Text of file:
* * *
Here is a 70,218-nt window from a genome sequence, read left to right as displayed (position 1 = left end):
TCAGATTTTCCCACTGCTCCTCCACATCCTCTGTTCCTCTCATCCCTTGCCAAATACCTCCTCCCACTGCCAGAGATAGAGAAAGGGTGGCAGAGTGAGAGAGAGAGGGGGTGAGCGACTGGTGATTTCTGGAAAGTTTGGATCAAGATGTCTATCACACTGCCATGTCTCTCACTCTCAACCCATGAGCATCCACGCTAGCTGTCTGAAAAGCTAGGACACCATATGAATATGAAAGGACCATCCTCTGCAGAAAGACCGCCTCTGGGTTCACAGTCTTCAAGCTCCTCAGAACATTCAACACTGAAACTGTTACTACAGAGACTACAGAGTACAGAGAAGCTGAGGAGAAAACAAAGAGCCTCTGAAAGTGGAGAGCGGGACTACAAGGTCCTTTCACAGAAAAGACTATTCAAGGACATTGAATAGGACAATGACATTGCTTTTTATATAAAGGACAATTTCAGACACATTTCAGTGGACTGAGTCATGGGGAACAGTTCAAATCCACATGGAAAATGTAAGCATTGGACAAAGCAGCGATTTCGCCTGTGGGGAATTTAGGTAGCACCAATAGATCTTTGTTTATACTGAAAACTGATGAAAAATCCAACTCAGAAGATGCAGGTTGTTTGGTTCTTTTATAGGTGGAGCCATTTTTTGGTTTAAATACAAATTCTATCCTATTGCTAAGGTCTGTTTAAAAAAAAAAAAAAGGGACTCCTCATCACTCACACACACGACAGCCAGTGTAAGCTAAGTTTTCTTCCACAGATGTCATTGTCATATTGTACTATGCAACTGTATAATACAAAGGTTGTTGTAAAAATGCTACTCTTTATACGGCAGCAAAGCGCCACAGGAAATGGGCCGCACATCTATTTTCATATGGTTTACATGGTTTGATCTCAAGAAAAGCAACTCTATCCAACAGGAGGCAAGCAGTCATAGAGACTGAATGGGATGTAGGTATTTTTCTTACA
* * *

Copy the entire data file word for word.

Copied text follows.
Here is a 70,218-nt window from a genome sequence, read left to right as displayed (position 1 = left end):
TCAGATTTTCCCACTGCTCCTCCACATCCTCTGTTCCTCTCATCCCTTGCCAAATACCTCCTCCCACTGCCAGAGATAGAGAAAGGGTGGCAGAGTGAGAGAGAGAGGGGGTGAGCGACTGGTGATTTCTGGAAAGTTTGGATCAAGATGTCTATCACACTGCCATGTCTCTCACTCTCAACCCATGAGCATCCACGCTAGCTGTCTGAAAAGCTAGGACACCATATGAATATGAAAGGACCATCCTCTGCAGAAAGACCGCCTCTGGGTTCACAGTCTTCAAGCTCCTCAGAACATTCAACACTGAAACTGTTACTACAGAGACTACAGAGTACAGAGAAGCTGAGGAGAAAACAAAGAGCCTCTGAAAGTGGAGAGCGGGACTACAAGGTCCTTTCACAGAAAAGACTATTCAAGGACATTGAATAGGACAATGACATTGCTTTTTATATAAAGGACAATTTCAGACACATTTCAGTGGACTGAGTCATGGGGAACAGTTCAAATCCACATGGAAAATGTAAGCATTGGACAAAGCAGCGATTTCGCCTGTGGGGAATTTAGGTAGCACCAATAGATCTTTGTTTATACTGAAAACTGATGAAAAATCCAACTCAGAAGATGCAGGTTGTTTGGTTCTTTTATAGGTGGAGCCATTTTTTGGTTTAAATACAAATTCTATCCTATTGCTAAGGTCTGTTTAAAAAAAAAAAAAAGGGACTCCTCATCACTCACACACACGACAGCCAGTGTAAGCTAAGTTTTCTTCCACAGATGTCATTGTCATATTGTACTATGCAACTGTATAATACAAAGGTTGTTGTAAAAATGCTACTCTTTATACGGCAGCAAAGCGCCACAGGAAATGGGCCGCACATCTATTTTCATATGGTTTACATGGTTTGATCTCAAGAAAAGCAACTCTATCCAACAGGAGGCAAGCAGTCATAGAGACTGAATGGGATGTAGGTATTTTTCTTACA